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White Rabbit
Sep 8, 2004

We Do Not Sow.

I painfully got through the fifth episode of that Way down in the hole podcast, what a poo poo show that was. There was barely enough insight to fill in 12 minutes. They spent maybe that much time comparing characters to LeBron James and some other NBA players, I guess I'm too European to care.

I didnt mind the first couple episodes but the best part was actually hearing quotes from the show now that I think about it.

I'm disapointed cuz they manage to gently caress up talking about the wire, which I didnt think possible. Do they eventually keep their focus on the show and do they have interesting guests at some point?

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pokeyman
Nov 26, 2006

That elephant ate my entire platoon.



White Rabbit posted:

Do they eventually keep their focus on the show and do they have interesting guests at some point?

I made it through season one and the first couple of season two, then bailed. I didn't notice any change in that run. If you didn't like it after five episodes you won't like the next ten.

The North Tower
Aug 20, 2007

You should throw it in the ocean.

No, not at all, but itís enough filler to listen to while Iím at work. Canít do like History of English or Revolutions when Iím reading something important. Sopranos podcast has the same feel, but at least they have some good behind the scenes trivia and some good guests.

The North Tower
Aug 20, 2007

You should throw it in the ocean.

Itís been a while, but is the Daniels end that heís going to get investigated for his crimes from before the show started?

Jerusalem
May 20, 2004

Would you be my new best friends?


Nope, Daniels walks free and clear but has to retire. Basically he suffers the same fate as McNulty & Freamon except all he did wrong was do his job extremely well and then refuse to lie about crime statistics. Ironically he ends up doing the same thing his ex always wanted him to do, he uses his law degree and becomes a defense attorney, and Pearlman becomes a judge so they basically get about as happy an ending as they could hope for. Well deserved for both of them.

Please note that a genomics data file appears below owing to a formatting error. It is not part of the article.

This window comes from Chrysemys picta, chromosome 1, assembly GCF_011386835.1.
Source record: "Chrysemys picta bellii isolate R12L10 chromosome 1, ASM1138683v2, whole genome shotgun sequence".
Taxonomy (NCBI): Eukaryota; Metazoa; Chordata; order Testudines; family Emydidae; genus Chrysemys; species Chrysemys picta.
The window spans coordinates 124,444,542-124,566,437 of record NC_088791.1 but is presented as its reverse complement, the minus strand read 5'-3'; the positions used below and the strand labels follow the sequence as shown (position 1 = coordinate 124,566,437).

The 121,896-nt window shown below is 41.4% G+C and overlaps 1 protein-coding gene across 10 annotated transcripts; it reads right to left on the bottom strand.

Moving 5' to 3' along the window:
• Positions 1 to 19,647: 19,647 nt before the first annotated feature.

As he says himself, even if they did investigate him there isn't enough there in the file to actually do more than cause a bit of an embarrassment and maybe muddy the waters somewhat, but certainly not leave him facing any jailtime. The bigger issue is that the stink alone would be enough to ruin his ex-wife's political ambitions just by association with him, and he isn't willing to threaten to reveal the far more illegal and monstrous acts the likes of Burrell, Rawls and Carcetti took part in to hold onto his position.

The North Tower
Aug 20, 2007

You should throw it in the ocean.

Jerusalem posted:

Nope, Daniels walks free and clear but has to retire. Basically he suffers the same fate as McNulty & Freamon except all he did wrong was do his job extremely well and then refuse to lie about crime statistics. Ironically he ends up doing the same thing his ex always wanted him to do, he uses his law degree and becomes a defense attorney, and Pearlman becomes a judge so they basically get about as happy an ending as they could hope for. Well deserved for both of them.

As he says himself, even if they did investigate him there isn't enough there in the file to actually do more than cause a bit of an embarrassment and maybe muddy the waters somewhat, but certainly not leave him facing any jailtime. The bigger issue is that the stink alone would be enough to ruin his ex-wife's political ambitions just by association with him, and he isn't willing to threaten to reveal the far more illegal and monstrous acts the likes of Burrell, Rawls and Carcetti took part in to hold onto his position.